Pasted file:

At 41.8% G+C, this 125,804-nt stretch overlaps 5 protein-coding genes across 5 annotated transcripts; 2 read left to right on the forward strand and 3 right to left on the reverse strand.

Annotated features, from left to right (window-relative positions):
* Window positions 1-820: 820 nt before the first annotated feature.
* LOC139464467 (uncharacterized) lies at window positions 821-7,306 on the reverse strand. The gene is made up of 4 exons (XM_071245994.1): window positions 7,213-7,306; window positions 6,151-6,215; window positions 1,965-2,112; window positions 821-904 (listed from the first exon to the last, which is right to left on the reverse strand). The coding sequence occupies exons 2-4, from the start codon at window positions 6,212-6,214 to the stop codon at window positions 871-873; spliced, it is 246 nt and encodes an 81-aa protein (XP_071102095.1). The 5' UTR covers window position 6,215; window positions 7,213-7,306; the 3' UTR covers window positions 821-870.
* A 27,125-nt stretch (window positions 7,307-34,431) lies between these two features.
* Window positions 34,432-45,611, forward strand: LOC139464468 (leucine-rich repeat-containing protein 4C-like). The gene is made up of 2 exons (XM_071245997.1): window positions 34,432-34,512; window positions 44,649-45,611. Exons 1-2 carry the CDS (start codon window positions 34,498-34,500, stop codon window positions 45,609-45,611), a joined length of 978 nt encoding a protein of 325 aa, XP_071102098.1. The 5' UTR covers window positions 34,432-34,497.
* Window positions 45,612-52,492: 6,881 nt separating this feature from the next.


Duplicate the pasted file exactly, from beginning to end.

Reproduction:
At 41.8% G+C, this 125,804-nt stretch overlaps 5 protein-coding genes across 5 annotated transcripts; 2 read left to right on the forward strand and 3 right to left on the reverse strand.

Annotated features, from left to right (window-relative positions):
* Window positions 1-820: 820 nt before the first annotated feature.
* LOC139464467 (uncharacterized) lies at window positions 821-7,306 on the reverse strand. The gene is made up of 4 exons (XM_071245994.1): window positions 7,213-7,306; window positions 6,151-6,215; window positions 1,965-2,112; window positions 821-904 (listed from the first exon to the last, which is right to left on the reverse strand). The coding sequence occupies exons 2-4, from the start codon at window positions 6,212-6,214 to the stop codon at window positions 871-873; spliced, it is 246 nt and encodes an 81-aa protein (XP_071102095.1). The 5' UTR covers window position 6,215; window positions 7,213-7,306; the 3' UTR covers window positions 821-870.
* A 27,125-nt stretch (window positions 7,307-34,431) lies between these two features.
* Window positions 34,432-45,611, forward strand: LOC139464468 (leucine-rich repeat-containing protein 4C-like). The gene is made up of 2 exons (XM_071245997.1): window positions 34,432-34,512; window positions 44,649-45,611. Exons 1-2 carry the CDS (start codon window positions 34,498-34,500, stop codon window positions 45,609-45,611), a joined length of 978 nt encoding a protein of 325 aa, XP_071102098.1. The 5' UTR covers window positions 34,432-34,497.
* Window positions 45,612-52,492: 6,881 nt separating this feature from the next.